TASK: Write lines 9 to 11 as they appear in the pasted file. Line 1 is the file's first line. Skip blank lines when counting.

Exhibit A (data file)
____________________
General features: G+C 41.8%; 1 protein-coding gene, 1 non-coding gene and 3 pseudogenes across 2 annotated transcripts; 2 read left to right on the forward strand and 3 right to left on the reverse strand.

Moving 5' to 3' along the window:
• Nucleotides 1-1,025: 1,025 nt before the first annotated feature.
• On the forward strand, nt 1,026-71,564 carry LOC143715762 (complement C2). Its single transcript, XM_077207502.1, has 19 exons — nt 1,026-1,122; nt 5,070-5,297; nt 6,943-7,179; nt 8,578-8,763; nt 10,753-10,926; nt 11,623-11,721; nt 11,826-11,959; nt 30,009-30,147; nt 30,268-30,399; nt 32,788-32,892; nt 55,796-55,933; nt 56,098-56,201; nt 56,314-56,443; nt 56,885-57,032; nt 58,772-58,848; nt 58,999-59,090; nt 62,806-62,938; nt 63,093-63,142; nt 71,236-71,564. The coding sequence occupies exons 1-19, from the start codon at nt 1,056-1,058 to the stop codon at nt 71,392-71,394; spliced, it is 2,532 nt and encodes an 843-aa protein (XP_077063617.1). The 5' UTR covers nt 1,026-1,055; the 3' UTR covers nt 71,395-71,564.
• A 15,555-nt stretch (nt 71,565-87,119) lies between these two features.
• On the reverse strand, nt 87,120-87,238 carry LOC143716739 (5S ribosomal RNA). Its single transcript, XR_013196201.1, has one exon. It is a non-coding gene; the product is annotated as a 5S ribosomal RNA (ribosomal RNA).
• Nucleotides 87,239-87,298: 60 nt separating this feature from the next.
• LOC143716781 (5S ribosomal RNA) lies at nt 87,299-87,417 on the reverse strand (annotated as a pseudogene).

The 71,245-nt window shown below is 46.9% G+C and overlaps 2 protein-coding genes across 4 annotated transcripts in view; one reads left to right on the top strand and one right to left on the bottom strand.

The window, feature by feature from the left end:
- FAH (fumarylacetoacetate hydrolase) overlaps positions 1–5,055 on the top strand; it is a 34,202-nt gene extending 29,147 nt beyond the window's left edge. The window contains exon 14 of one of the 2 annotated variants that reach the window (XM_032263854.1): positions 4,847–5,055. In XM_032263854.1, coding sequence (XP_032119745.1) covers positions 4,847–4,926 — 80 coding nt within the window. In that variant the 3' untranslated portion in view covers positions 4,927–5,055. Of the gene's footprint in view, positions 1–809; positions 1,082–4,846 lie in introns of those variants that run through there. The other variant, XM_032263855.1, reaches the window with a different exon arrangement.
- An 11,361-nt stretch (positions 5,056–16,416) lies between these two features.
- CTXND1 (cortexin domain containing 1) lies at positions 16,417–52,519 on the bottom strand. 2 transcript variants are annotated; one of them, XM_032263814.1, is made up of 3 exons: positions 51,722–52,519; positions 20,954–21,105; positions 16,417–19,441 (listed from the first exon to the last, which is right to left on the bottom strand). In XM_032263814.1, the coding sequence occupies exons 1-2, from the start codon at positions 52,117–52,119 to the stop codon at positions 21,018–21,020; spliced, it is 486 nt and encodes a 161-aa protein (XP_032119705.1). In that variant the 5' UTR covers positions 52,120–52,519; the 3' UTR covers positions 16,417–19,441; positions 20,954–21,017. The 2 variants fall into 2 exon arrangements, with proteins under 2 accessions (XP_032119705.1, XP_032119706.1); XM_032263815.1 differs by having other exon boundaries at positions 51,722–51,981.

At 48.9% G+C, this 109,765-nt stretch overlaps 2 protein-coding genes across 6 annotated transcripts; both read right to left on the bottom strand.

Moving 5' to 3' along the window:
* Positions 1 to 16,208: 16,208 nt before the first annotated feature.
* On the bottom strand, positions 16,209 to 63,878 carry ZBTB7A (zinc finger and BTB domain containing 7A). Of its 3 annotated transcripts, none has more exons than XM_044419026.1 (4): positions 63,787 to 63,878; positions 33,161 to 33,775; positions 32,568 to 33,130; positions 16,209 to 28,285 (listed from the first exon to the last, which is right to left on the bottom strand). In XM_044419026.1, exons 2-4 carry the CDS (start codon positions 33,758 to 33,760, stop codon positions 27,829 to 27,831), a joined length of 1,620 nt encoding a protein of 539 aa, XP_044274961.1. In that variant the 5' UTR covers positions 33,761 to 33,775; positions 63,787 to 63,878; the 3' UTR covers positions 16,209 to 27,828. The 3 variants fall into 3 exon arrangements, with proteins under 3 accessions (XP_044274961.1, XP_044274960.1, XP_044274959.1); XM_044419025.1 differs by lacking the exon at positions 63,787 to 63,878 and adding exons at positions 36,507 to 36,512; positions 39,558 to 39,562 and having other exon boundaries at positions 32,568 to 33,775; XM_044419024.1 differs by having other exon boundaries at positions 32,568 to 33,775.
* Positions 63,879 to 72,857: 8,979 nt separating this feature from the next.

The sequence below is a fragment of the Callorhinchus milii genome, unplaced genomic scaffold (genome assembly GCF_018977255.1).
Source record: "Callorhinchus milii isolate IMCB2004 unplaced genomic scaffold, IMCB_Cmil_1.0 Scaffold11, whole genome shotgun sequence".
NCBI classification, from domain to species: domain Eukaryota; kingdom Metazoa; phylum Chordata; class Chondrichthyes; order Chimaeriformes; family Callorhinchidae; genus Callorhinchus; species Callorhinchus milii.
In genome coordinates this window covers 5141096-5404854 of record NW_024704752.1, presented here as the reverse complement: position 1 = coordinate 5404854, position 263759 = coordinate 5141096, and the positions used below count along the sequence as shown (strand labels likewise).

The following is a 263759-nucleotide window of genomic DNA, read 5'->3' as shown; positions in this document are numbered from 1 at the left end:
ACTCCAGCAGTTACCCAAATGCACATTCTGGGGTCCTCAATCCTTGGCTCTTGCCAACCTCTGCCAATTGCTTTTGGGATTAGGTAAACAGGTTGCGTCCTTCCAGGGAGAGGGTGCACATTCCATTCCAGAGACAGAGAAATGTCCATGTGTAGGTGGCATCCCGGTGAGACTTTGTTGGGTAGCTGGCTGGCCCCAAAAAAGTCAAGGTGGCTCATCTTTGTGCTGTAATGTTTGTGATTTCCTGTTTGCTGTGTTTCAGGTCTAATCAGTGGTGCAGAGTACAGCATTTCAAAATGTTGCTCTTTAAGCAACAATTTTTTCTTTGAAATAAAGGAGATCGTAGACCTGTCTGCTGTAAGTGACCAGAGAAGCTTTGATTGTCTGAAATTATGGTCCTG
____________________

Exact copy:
The 71,245-nt window shown below is 46.9% G+C and overlaps 2 protein-coding genes across 4 annotated transcripts in view; one reads left to right on the top strand and one right to left on the bottom strand.

The window, feature by feature from the left end:
- FAH (fumarylacetoacetate hydrolase) overlaps positions 1–5,055 on the top strand; it is a 34,202-nt gene extending 29,147 nt beyond the window's left edge. The window contains exon 14 of one of the 2 annotated variants that reach the window (XM_032263854.1): positions 4,847–5,055. In XM_032263854.1, coding sequence (XP_032119745.1) covers positions 4,847–4,926 — 80 coding nt within the window. In that variant the 3' untranslated portion in view covers positions 4,927–5,055. Of the gene's footprint in view, positions 1–809; positions 1,082–4,846 lie in introns of those variants that run through there. The other variant, XM_032263855.1, reaches the window with a different exon arrangement.